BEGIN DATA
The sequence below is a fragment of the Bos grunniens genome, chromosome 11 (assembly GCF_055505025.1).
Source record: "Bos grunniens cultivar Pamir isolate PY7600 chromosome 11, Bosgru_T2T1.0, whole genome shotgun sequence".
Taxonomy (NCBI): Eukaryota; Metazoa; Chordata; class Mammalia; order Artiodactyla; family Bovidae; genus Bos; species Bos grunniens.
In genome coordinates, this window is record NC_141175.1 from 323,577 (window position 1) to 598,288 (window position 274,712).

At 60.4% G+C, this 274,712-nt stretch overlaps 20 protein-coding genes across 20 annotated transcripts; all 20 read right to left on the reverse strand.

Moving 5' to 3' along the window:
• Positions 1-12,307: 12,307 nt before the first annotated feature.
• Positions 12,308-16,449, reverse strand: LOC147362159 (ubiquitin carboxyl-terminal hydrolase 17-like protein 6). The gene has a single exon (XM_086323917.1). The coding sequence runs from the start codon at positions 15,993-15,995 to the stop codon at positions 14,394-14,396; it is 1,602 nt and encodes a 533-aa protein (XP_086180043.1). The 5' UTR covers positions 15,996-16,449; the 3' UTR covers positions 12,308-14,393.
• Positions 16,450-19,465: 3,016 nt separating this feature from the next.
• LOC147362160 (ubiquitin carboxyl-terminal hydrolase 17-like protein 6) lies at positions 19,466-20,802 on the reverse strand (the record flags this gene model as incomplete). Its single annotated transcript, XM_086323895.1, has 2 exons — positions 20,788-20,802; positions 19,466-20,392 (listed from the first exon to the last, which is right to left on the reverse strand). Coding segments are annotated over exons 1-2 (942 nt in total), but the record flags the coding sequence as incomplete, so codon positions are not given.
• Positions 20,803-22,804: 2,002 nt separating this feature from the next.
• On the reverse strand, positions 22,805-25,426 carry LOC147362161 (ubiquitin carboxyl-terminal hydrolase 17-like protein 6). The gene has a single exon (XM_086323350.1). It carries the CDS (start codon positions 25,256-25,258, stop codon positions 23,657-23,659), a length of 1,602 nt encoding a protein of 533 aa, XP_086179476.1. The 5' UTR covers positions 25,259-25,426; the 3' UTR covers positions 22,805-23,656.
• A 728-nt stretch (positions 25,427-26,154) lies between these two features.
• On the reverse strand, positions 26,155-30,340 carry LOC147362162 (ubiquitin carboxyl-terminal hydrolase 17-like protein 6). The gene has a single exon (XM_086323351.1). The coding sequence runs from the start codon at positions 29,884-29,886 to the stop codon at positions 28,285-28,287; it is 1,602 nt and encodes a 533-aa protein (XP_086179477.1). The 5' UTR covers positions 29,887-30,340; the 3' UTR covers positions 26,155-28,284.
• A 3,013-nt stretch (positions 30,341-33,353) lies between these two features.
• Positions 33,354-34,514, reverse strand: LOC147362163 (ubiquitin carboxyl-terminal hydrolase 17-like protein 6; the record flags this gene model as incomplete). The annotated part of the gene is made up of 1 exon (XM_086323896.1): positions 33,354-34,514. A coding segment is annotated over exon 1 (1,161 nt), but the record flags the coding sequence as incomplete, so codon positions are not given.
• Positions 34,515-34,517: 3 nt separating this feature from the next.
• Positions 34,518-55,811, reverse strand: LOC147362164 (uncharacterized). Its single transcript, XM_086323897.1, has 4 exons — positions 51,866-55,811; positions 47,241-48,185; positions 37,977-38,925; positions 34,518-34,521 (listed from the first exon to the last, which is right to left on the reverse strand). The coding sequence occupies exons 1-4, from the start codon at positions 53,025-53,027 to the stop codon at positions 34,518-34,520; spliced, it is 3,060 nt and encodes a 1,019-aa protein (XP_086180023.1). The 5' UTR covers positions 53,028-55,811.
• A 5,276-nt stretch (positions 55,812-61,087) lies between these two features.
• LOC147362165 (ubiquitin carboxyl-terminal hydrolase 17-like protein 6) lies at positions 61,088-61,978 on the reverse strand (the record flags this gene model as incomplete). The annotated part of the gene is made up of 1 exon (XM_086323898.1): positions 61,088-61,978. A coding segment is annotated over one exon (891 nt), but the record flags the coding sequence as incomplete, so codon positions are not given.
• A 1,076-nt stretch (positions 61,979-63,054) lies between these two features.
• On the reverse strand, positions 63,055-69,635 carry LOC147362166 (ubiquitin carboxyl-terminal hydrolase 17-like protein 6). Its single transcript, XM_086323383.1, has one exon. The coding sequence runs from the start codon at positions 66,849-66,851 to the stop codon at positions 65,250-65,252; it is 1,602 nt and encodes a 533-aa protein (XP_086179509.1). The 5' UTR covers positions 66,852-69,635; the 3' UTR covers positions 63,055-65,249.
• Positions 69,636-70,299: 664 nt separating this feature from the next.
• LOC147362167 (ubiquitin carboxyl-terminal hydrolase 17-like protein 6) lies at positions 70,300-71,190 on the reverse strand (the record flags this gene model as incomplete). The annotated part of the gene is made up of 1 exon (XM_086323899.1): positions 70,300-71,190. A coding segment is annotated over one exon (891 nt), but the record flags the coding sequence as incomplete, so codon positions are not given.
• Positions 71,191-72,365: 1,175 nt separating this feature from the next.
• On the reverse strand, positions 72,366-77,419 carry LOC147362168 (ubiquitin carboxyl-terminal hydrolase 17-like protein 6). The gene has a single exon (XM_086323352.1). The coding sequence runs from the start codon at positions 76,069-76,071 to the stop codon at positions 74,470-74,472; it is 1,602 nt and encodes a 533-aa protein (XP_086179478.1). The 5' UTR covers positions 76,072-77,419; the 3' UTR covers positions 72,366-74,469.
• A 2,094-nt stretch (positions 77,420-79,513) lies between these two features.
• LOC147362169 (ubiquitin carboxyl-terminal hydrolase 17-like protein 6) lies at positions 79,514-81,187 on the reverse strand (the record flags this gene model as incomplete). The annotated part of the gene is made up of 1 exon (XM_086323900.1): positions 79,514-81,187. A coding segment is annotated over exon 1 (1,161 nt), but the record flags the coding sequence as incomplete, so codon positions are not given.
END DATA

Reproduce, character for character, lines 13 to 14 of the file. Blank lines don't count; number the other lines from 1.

• A 728-nt stretch (positions 25,427-26,154) lies between these two features.
• On the reverse strand, positions 26,155-30,340 carry LOC147362162 (ubiquitin carboxyl-terminal hydrolase 17-like protein 6). The gene has a single exon (XM_086323351.1). The coding sequence runs from the start codon at positions 29,884-29,886 to the stop codon at positions 28,285-28,287; it is 1,602 nt and encodes a 533-aa protein (XP_086179477.1). The 5' UTR covers positions 29,887-30,340; the 3' UTR covers positions 26,155-28,284.